Named the exact number suffering from obesity earthlings

Named the exact number suffering from obesity earthlings

From obesity and other weight problems affect more than two billion people. In addition, from obesity to health problems, many more people die than in 1980-1990.

This is the conclusion reached by the authors of the article in the New England journal of Medicine.

Scientists from Washington University worked with data from the global study of diseases (Global Burden of Disease Study) for 2015, which was attended by 133 countries. Doctors were interested in the dynamics of weight issues among children and adults from 1980 to 2015.

It turned out that more than 30% of the Earth’s inhabitants suffering from excess weight or obesity.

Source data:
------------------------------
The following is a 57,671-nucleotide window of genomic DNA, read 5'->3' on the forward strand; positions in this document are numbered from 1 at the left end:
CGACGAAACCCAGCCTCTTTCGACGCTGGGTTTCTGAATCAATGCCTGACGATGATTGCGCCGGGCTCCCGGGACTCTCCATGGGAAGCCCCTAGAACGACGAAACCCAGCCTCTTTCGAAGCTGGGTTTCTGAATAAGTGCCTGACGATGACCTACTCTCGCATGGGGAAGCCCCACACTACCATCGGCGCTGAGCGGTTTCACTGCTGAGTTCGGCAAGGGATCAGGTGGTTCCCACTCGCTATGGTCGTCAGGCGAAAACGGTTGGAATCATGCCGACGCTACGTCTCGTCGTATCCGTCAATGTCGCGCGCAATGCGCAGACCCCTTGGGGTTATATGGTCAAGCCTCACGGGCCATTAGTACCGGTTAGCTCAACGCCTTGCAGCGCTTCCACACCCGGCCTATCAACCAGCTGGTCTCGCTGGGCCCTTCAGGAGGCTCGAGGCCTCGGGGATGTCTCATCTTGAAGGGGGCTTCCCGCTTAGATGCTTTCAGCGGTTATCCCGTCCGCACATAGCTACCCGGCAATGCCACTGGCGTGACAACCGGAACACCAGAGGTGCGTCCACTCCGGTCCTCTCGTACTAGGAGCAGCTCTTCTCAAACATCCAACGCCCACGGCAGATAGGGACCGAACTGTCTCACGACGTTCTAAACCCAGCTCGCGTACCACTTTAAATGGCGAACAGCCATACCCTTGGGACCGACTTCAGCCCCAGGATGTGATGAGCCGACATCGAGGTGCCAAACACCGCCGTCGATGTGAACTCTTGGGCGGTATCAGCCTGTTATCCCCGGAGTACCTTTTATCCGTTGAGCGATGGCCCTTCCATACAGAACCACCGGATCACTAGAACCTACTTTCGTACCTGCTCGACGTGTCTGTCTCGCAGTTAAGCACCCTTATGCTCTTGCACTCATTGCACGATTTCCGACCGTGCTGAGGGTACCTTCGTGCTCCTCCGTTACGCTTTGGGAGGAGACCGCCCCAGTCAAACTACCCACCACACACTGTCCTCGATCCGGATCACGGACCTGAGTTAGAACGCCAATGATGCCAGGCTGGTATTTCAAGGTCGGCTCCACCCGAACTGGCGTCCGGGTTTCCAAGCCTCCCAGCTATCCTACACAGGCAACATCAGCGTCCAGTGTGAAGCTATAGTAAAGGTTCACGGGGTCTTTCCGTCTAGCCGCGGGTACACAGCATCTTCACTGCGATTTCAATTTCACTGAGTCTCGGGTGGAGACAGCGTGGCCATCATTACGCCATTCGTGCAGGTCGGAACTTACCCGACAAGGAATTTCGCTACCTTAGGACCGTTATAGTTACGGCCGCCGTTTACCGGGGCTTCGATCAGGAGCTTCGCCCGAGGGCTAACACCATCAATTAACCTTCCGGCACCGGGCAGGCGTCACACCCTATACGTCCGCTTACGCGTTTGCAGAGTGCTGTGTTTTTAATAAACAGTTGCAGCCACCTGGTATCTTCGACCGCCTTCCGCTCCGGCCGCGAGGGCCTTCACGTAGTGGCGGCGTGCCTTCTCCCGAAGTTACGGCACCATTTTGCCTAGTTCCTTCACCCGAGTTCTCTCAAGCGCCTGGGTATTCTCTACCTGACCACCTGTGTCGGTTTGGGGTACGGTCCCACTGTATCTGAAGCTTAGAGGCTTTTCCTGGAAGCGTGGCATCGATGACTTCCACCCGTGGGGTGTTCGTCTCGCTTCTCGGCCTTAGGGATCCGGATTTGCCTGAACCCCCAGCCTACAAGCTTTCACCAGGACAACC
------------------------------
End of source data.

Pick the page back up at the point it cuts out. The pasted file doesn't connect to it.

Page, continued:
Scientists put these diagnoses on the body mass index: 25-29,9 in the first case and 30 in the second.

From obesity in the world is now suffering 107,7 million children and adults of 603.7 million. For 35 years the prevalence has doubled in 70 countries, and the most rapidly spreading obesity among children. The worst situation is in developing countries that made a leap to prosperity: China, Brazil, Indonesia, the number of obese children, adolescents and young adults (18-24 years) has tripled. Obesity among children is most prevalent in the United States (13%), among adults in Egypt (35%). The lean turned out to be adults in Vietnam and children in Bangladesh (1.6% and 1.2% of fat, respectively).

Associated with overweight of the disease led to the death of approximately four million people in 2015. It is noteworthy that nearly 40% of these deaths struck those who do not fall into the group of obese (body mass index). That is, even a small excess of the body can create health problems.

The authors of the study warned the pandemic of obesity. “Those who shrugs off his problems with weight, are at risk to “earn” cardiovascular disease, diabetes, cancer and other deadly diseases. Playful new year vows should be a programme of action for the whole year — to lose weight and can not afford to gain again,” said co-author Christopher Murray.